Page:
A new study shows a link between your nose and lying. Much like Pinocchio, if you lie, your nose will show it. Only instead of growing like Pinocchio’s, it will heat up.
Psychology researchers, Dr. Emilio Gomez Milan and Dr. Elvira Salazar Lopez from the University of Granada in Spain used thermography in an experiment to study temperature of people’s faces.
Thermography is a specialized camera with a technique that uses imaging to detect where heat is given off by any given subject or object such as buildings, motors, animals and humans. The infrared pictures are then printed with various colors depending on the amount of heat given off in any specific area of that object. White denotes the warmest areas; reds and yellows point to intermediate temperatures; and blue represents the coolest locales.
Researchers said they found an increase of temperature around the nose and in the orbital muscle in the inner corner of the eye when someone would tell a lie.
When a person lies, a brain element called ‘insula’ is activated. The insula is a component of the brain reward system, and it only activates when we experience real feelings that are called ‘qualias’. In that same way that it activates for our feelings, it also involves in the detection and regulation of body temperature.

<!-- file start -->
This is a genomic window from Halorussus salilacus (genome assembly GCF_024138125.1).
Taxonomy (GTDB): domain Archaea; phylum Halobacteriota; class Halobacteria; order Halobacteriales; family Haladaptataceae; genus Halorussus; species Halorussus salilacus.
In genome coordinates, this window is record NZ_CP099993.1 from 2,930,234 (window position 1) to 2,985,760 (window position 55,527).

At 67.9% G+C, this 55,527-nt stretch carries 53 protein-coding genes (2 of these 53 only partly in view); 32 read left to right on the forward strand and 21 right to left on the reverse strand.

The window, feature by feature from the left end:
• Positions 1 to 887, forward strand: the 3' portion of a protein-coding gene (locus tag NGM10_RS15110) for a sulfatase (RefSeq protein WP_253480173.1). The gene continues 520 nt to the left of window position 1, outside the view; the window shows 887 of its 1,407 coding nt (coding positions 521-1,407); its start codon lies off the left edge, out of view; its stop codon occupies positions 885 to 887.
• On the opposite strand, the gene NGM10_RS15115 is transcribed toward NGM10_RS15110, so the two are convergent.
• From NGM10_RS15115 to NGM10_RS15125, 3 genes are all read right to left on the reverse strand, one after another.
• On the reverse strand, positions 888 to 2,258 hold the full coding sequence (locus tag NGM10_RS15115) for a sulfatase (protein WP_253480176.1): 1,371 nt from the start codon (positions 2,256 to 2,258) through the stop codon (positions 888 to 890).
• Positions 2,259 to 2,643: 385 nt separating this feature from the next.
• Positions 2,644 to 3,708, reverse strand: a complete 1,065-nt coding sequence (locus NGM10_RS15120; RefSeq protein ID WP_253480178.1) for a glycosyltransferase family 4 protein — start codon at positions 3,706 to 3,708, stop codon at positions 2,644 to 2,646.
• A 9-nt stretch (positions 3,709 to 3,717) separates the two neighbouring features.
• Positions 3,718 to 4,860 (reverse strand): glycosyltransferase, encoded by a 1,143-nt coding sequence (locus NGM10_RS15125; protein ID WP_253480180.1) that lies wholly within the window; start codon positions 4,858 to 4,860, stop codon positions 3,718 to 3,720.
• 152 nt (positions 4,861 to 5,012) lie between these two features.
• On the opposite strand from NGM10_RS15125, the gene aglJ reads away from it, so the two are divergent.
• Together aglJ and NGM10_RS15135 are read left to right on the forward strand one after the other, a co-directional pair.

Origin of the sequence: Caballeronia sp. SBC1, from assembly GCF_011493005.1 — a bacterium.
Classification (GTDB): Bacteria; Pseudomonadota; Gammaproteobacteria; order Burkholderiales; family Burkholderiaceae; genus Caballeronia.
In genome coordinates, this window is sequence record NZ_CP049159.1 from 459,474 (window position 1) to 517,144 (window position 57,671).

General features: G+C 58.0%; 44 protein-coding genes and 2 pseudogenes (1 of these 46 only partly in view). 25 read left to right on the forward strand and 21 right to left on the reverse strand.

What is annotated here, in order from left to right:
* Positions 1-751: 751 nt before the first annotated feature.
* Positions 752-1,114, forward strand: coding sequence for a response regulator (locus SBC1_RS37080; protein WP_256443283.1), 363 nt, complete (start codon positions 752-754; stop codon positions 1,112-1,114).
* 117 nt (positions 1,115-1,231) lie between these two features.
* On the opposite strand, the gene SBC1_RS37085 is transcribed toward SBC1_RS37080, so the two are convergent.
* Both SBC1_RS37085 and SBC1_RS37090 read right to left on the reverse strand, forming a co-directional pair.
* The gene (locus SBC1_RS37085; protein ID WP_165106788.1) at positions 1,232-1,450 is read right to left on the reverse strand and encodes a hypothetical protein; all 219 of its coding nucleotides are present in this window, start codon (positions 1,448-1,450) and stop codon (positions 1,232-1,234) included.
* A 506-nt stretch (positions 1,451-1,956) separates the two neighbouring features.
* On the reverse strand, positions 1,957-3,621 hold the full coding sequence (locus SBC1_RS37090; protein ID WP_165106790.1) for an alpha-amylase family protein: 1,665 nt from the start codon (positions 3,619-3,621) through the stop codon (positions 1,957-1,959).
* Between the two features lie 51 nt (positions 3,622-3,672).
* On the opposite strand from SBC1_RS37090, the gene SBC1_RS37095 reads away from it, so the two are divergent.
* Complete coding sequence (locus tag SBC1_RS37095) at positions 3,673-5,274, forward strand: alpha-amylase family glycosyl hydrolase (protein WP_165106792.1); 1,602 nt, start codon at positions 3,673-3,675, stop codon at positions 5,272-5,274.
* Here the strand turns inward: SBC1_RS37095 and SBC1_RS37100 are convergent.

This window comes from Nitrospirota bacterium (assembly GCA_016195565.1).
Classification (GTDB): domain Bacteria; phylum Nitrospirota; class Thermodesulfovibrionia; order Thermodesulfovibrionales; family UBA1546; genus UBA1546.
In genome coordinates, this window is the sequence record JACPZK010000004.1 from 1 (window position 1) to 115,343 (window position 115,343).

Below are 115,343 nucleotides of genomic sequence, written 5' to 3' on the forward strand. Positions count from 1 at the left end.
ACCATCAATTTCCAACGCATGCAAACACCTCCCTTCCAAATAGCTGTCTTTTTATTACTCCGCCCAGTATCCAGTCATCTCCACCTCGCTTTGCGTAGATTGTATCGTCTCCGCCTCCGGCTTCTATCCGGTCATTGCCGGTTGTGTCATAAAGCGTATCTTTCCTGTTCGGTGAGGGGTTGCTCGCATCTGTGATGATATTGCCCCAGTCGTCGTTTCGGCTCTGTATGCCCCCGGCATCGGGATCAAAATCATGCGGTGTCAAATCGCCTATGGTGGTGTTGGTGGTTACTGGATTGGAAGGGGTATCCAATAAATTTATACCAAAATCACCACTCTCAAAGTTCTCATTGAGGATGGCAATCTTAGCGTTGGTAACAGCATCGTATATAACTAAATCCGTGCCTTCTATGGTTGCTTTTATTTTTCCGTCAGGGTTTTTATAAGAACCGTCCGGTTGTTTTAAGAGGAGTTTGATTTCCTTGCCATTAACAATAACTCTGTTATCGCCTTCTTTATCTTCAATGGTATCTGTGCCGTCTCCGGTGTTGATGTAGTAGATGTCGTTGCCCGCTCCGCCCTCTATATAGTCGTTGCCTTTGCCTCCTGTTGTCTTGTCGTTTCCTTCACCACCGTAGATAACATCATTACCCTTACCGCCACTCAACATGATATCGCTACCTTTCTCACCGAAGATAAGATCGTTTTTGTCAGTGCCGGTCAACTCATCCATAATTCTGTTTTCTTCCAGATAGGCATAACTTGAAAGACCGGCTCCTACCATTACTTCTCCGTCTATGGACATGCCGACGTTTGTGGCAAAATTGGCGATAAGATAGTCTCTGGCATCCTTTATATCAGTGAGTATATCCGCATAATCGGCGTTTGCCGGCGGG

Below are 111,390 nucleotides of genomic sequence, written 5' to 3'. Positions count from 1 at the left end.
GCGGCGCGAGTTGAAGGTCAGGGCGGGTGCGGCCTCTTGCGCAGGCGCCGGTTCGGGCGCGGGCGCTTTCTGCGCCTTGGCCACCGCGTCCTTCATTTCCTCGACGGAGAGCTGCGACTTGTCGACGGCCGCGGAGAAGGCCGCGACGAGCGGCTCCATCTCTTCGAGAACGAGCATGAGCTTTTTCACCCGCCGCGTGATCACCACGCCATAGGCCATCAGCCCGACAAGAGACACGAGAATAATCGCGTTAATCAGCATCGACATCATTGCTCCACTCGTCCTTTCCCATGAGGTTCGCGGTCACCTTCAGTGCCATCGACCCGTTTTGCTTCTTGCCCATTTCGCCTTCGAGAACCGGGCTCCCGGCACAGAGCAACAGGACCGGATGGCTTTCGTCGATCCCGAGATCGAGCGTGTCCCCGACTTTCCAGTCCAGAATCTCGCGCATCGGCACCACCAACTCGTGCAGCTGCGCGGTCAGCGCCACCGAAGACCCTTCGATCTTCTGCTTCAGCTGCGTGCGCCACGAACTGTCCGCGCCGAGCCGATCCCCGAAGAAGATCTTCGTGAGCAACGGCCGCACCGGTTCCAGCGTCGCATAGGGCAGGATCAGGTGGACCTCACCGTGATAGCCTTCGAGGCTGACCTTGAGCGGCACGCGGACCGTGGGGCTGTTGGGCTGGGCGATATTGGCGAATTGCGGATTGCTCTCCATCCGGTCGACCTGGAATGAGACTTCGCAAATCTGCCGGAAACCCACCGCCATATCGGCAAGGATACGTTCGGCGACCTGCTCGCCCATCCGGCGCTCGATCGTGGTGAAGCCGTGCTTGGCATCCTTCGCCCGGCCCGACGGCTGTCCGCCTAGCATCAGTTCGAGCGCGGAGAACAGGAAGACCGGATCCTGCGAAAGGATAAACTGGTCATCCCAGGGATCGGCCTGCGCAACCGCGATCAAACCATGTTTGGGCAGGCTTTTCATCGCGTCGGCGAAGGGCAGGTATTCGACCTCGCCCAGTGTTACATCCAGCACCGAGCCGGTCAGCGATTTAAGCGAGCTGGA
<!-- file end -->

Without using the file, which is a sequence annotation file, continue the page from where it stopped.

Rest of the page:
The researchers stated there is a strong negative correlation between insula activity and temperature increase: the more active the insule (the greater the feeling) the lower the temperature change, and vice versa.
In that same study, researchers also found that face temperature drops for people trying to perform a difficult mental task and on then rises for people experiencing high anxiety.
The researchers say that using thermography for evaluating emotions and identifying emotional contagion since the face temperature pattern is so different. For example, when a highly empathic person sees another person having an electric discharge in their forearm, they become infected by their suffering and temperature in their forearm increases.
It’s not exactly clear why a lie would have this type of effect, since the insula is a poorly-understood area of the brain.
The study focused on this so-called “Pinocchio effect” as part of a doctoral thesis and has yet to be published in a scientific peer-reviewed journal.